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On Susan Boyle, the British singing sensation

April 21, 2009

As most know by now, Susan Boyle- an unemployed, frumpy, unmarried, forty-seven year old woman- shocked the judges and audience of the “Britain’s Got Talent” show, and via a myriad of broadcast media, astounded the world with her rendition of “I dreamed a dream” from Les Miserables.

It was clear from clips preceding her performance that the audience and judges considered her to be a ridiculous figure, and were almost embarrassed by the gawky, unlikely, middle-aged spectacle before them. What happened next was a miracle.

As the first, unearthly beautiful notes filled the gigantic hall, the audience reacted in shock- some actually dropping their jaws as the pure beauty of Susan’s singing flowed over them. She began singing the words, “I dreamed a dream” at an almost conversational volume, but the words were undergirded by an extraordinary confidence. She seemed to be in perfect control of a power of song, of the power of this song. She was not merely a woman singing a song, but a human soul filling the receptacle of a song, a gift of God mediated to men by a middle-aged woman from Blighton. But it was just the beginning.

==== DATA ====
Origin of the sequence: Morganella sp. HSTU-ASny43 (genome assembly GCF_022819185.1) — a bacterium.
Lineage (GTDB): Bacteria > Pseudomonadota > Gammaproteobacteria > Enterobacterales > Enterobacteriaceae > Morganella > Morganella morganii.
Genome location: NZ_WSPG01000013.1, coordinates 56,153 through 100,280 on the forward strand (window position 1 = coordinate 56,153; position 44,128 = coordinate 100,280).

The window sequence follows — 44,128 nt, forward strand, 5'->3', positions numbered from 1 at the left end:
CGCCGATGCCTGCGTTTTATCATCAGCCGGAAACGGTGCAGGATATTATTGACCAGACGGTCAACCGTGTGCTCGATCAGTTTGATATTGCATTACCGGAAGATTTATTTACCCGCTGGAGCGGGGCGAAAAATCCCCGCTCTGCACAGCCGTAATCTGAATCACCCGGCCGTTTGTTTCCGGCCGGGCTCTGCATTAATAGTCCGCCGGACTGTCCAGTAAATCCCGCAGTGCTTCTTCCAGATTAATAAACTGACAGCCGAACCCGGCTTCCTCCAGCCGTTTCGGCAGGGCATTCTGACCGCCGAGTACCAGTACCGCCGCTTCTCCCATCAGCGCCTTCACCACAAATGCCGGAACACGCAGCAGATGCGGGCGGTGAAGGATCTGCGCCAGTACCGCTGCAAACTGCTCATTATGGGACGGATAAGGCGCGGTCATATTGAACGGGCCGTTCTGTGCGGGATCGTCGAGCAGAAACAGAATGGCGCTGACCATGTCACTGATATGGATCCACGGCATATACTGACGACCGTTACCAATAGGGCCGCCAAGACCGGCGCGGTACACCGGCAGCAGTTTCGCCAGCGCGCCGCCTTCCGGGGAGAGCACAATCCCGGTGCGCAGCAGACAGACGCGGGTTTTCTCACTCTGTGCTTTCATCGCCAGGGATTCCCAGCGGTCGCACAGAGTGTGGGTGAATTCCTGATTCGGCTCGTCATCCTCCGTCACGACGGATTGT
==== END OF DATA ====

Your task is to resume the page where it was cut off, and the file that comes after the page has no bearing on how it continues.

As the song progressed, she exhibited a consumate control of a musical force that was powerfully building in the auditorium. Imagine a nuclear powerplant as the control rods are withdrawn, and transfer that image to the world of music:

But the tigers come at night,
With their voices soft as thunder,
As they tear your hopes apart,
As they turn your dream to shame.

Susan was not putting this song on like a shawl, she was living in the song, this woman who had waited forty seven years to be noticed- who had just faced an audience who were expecting her dream to end in ashes and shame. But she still had hope, and she took on the world alone, and she took it by storm.

Her final, clear, powerful, sweet notes settled over the audience like a benediction, the song was over, and she headed for stage right- probably knowing she had sung well, but I suspect not comprehending the magnitude of what she had just done. Listening to her sing was like glimpsing a piece of heaven. And for the audience- humility and redemption.

She seemed to smile at the young ladies in the crowd who had been making faces when she said she would like to be a singer like Elaine Paige. And it was a smile of warmth, and of acceptance. When the song began, it was Susan against a derisive world. When it ended, everyone was on the same side.

It is a strange thing, but now when I look at Susan Boyle, she seems beautiful to me.

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